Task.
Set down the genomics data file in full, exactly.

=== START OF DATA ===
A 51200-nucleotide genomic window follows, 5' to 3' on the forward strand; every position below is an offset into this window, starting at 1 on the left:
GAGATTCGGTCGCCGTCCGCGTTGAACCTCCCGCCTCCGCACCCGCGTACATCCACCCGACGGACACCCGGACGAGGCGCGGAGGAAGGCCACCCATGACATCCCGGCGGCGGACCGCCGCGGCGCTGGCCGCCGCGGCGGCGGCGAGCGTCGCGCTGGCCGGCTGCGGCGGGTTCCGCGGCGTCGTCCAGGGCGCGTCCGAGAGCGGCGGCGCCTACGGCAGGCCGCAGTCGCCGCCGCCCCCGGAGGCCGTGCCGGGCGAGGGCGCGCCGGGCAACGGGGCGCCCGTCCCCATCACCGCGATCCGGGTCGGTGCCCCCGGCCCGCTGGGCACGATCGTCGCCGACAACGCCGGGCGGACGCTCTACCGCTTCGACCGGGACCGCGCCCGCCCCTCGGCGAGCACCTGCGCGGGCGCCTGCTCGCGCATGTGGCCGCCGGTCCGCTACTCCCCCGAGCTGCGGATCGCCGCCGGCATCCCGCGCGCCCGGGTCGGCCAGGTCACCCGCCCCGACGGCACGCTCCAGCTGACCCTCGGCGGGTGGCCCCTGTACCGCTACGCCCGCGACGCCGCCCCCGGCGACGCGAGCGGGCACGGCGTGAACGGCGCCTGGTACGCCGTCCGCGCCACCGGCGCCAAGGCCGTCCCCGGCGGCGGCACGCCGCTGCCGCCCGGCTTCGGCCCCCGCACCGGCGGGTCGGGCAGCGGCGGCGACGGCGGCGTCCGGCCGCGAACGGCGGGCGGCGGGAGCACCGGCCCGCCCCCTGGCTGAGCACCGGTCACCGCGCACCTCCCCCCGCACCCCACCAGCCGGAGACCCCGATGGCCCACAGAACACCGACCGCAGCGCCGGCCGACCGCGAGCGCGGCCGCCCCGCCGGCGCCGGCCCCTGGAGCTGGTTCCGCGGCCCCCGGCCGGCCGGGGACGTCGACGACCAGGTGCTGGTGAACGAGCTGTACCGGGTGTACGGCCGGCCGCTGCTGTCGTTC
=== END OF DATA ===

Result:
A 51200-nucleotide genomic window follows, 5' to 3' on the forward strand; every position below is an offset into this window, starting at 1 on the left:
GAGATTCGGTCGCCGTCCGCGTTGAACCTCCCGCCTCCGCACCCGCGTACATCCACCCGACGGACACCCGGACGAGGCGCGGAGGAAGGCCACCCATGACATCCCGGCGGCGGACCGCCGCGGCGCTGGCCGCCGCGGCGGCGGCGAGCGTCGCGCTGGCCGGCTGCGGCGGGTTCCGCGGCGTCGTCCAGGGCGCGTCCGAGAGCGGCGGCGCCTACGGCAGGCCGCAGTCGCCGCCGCCCCCGGAGGCCGTGCCGGGCGAGGGCGCGCCGGGCAACGGGGCGCCCGTCCCCATCACCGCGATCCGGGTCGGTGCCCCCGGCCCGCTGGGCACGATCGTCGCCGACAACGCCGGGCGGACGCTCTACCGCTTCGACCGGGACCGCGCCCGCCCCTCGGCGAGCACCTGCGCGGGCGCCTGCTCGCGCATGTGGCCGCCGGTCCGCTACTCCCCCGAGCTGCGGATCGCCGCCGGCATCCCGCGCGCCCGGGTCGGCCAGGTCACCCGCCCCGACGGCACGCTCCAGCTGACCCTCGGCGGGTGGCCCCTGTACCGCTACGCCCGCGACGCCGCCCCCGGCGACGCGAGCGGGCACGGCGTGAACGGCGCCTGGTACGCCGTCCGCGCCACCGGCGCCAAGGCCGTCCCCGGCGGCGGCACGCCGCTGCCGCCCGGCTTCGGCCCCCGCACCGGCGGGTCGGGCAGCGGCGGCGACGGCGGCGTCCGGCCGCGAACGGCGGGCGGCGGGAGCACCGGCCCGCCCCCTGGCTGAGCACCGGTCACCGCGCACCTCCCCCCGCACCCCACCAGCCGGAGACCCCGATGGCCCACAGAACACCGACCGCAGCGCCGGCCGACCGCGAGCGCGGCCGCCCCGCCGGCGCCGGCCCCTGGAGCTGGTTCCGCGGCCCCCGGCCGGCCGGGGACGTCGACGACCAGGTGCTGGTGAACGAGCTGTACCGGGTGTACGGCCGGCCGCTGCTGTCGTTC